United Nations (UN)
The UN is a global collaboration of 193 member states (and 2 observer states) to address common challenges faced by participating countries. The partnership began in 1945 when 50 nations agreed to a preliminary charter in San Francisco that pledged to “maintain international peace and security” and “develop friendly relations among nations” among other objectives. While these aims were laudable, the UN mission and activities have morphed considerably since the organization’s inception over seventy years ago.
In recent decades, the UN has spent billions of global taxpayer dollars pushing questionable resolutions and misguided initiatives. The United Nations’ tobacco control regime has advocated tirelessly for greater tobacco taxation, a regressive policy that studies show has the unintended consequence of promoting less healthy products. Additionally, UN policy promotions are often unworkable and devoid of priority. In the midst of a raging civil war, the World Health Organization has recently pushed the Syrian government to reduce smoking rates in its country.
In addition to ineffective programs, the UN regularly pushes economic policy reports that advocate weakening property rights. The 2016 UN Secretary-General’s High-Level Panel on Access to Medicines report indicts Western patent systems for high drug prices and low global access, while ignoring the role of intellectual property in encouraging medical innovation. Panel participants even suggested phasing-out intellectual property altogether, and substituting industry research and development expenditures with government funding.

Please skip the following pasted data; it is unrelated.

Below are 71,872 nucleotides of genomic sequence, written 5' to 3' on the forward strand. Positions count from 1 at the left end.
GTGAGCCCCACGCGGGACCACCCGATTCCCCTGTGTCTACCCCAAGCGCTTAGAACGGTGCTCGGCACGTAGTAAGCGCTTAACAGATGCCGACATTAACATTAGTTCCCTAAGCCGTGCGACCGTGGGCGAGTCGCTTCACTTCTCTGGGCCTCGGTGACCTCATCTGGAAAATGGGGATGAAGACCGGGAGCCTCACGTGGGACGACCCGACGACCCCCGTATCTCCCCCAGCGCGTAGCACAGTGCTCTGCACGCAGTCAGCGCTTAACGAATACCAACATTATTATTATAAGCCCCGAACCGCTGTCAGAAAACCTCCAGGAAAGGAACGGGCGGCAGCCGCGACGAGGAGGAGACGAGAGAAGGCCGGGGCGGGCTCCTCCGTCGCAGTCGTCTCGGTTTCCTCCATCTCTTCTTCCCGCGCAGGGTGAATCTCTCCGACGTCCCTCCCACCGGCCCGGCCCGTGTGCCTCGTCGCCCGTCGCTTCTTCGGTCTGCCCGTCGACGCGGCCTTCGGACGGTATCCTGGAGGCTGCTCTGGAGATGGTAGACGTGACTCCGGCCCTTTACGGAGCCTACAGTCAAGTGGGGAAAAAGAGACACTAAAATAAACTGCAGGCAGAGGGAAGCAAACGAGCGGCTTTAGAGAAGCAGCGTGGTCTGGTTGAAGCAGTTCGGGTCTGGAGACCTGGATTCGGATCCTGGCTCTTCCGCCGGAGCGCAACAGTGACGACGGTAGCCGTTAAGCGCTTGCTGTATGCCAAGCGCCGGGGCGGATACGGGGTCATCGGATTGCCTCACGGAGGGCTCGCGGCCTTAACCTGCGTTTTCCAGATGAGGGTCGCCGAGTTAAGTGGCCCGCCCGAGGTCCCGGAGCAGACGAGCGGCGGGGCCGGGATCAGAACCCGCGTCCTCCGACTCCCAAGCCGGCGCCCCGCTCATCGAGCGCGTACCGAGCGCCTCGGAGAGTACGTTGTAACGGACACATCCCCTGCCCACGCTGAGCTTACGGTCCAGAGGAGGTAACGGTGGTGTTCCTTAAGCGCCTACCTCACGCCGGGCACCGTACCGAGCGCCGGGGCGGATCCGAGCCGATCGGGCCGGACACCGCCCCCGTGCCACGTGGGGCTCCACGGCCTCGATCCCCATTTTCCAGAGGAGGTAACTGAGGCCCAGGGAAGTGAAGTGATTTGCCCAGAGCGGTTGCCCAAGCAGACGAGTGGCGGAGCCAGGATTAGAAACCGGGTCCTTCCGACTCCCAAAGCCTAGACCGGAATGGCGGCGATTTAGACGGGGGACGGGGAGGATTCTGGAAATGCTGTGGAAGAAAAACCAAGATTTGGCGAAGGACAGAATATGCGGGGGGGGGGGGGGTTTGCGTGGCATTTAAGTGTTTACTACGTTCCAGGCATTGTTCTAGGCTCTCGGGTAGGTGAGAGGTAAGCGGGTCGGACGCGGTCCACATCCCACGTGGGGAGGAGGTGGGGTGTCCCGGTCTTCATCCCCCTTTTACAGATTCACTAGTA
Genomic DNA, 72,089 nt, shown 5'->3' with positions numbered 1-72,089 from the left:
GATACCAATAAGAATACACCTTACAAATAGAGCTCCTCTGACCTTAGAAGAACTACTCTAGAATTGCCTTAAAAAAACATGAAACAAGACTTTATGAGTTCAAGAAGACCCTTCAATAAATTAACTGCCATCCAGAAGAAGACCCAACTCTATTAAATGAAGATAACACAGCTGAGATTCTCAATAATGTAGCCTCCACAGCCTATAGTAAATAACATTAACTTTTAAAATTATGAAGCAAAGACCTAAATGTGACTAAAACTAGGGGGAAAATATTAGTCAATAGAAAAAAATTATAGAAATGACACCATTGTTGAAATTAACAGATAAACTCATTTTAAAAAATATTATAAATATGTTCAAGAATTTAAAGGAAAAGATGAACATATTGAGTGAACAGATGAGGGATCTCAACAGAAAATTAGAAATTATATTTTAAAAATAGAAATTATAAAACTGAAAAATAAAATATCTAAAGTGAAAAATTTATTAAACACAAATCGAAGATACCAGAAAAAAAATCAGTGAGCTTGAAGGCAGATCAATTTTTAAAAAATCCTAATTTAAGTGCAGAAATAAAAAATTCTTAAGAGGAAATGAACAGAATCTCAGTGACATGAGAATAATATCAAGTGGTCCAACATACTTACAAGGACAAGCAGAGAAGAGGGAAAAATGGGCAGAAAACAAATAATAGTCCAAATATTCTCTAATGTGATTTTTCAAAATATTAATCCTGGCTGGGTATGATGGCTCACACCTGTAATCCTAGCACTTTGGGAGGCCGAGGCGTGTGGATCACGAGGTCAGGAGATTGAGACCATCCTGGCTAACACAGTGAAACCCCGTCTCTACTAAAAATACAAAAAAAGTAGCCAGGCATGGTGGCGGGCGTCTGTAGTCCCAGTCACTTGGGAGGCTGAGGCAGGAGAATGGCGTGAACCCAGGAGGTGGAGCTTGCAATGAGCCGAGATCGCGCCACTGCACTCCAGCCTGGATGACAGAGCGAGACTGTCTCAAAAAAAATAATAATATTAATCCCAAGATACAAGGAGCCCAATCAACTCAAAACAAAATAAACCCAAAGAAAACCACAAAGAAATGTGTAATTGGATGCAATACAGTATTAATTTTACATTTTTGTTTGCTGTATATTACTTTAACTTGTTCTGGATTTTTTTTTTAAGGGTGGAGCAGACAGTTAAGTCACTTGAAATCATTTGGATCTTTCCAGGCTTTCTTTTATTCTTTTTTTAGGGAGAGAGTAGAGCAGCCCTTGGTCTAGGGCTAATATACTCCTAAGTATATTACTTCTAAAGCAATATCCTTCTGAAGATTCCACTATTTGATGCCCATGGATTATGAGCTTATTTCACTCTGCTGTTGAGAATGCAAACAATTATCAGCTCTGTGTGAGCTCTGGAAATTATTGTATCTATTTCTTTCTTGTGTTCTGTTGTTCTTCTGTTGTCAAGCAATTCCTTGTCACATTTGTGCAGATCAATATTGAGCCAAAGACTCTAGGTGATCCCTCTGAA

The UN has an abysmal record in preserving press freedom. In the first two days of the UN-funded World Health Organization’s 2014 Conference of the Parties Framework Convention on Tobacco Control, a tobacco control treaty, the public was ejected and the press had their event credentials revoked. Journalist Drew Johnson was forcibly removed from the 2016 Conference of the Parties meeting in India for violating the continued ban on press presence. This hostility toward journalism perpetuates a culture of secrecy, and keeps respected press freedom groups from monitoring the organization. The U.N.’s initial decision to deny consultative status to the Committee to Protect Journalists was largely the result of opposition by South Africa, China and Russia, countries with spotty press freedom records.
Fortunately, the United States and allies from around the world have the leverage to hold the organization’s feet to the fire and demand reforms, with billions of dollars worth of annual budget contributions.